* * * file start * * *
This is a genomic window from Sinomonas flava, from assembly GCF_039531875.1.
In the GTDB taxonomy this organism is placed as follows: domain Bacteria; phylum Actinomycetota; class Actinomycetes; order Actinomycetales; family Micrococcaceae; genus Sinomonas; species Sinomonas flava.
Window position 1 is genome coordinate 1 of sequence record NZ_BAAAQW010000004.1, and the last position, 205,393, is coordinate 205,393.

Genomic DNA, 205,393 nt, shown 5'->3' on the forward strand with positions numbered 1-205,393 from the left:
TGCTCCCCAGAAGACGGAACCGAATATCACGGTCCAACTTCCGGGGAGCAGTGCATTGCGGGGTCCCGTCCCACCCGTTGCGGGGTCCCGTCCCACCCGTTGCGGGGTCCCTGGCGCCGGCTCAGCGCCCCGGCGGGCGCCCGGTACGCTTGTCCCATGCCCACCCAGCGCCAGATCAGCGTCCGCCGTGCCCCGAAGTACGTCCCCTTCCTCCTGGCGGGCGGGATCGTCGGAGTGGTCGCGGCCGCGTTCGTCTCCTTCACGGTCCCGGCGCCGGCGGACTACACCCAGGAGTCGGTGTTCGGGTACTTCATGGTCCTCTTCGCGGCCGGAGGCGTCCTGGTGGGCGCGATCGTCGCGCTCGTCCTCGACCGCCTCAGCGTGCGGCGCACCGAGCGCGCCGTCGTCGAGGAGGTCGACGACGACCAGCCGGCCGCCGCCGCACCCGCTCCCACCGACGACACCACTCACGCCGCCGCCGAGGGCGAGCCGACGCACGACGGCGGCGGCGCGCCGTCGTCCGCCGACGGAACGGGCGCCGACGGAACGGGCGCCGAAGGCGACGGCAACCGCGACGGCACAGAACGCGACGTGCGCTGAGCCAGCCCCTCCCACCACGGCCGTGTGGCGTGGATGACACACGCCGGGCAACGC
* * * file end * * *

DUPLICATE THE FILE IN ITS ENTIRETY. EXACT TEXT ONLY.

This is a genomic window from Sinomonas flava, from assembly GCF_039531875.1.
In the GTDB taxonomy this organism is placed as follows: domain Bacteria; phylum Actinomycetota; class Actinomycetes; order Actinomycetales; family Micrococcaceae; genus Sinomonas; species Sinomonas flava.
Window position 1 is genome coordinate 1 of sequence record NZ_BAAAQW010000004.1, and the last position, 205,393, is coordinate 205,393.

Genomic DNA, 205,393 nt, shown 5'->3' on the forward strand with positions numbered 1-205,393 from the left:
TGCTCCCCAGAAGACGGAACCGAATATCACGGTCCAACTTCCGGGGAGCAGTGCATTGCGGGGTCCCGTCCCACCCGTTGCGGGGTCCCGTCCCACCCGTTGCGGGGTCCCTGGCGCCGGCTCAGCGCCCCGGCGGGCGCCCGGTACGCTTGTCCCATGCCCACCCAGCGCCAGATCAGCGTCCGCCGTGCCCCGAAGTACGTCCCCTTCCTCCTGGCGGGCGGGATCGTCGGAGTGGTCGCGGCCGCGTTCGTCTCCTTCACGGTCCCGGCGCCGGCGGACTACACCCAGGAGTCGGTGTTCGGGTACTTCATGGTCCTCTTCGCGGCCGGAGGCGTCCTGGTGGGCGCGATCGTCGCGCTCGTCCTCGACCGCCTCAGCGTGCGGCGCACCGAGCGCGCCGTCGTCGAGGAGGTCGACGACGACCAGCCGGCCGCCGCCGCACCCGCTCCCACCGACGACACCACTCACGCCGCCGCCGAGGGCGAGCCGACGCACGACGGCGGCGGCGCGCCGTCGTCCGCCGACGGAACGGGCGCCGACGGAACGGGCGCCGAAGGCGACGGCAACCGCGACGGCACAGAACGCGACGTGCGCTGAGCCAGCCCCTCCCACCACGGCCGTGTGGCGTGGATGACACACGCCGGGCAACGC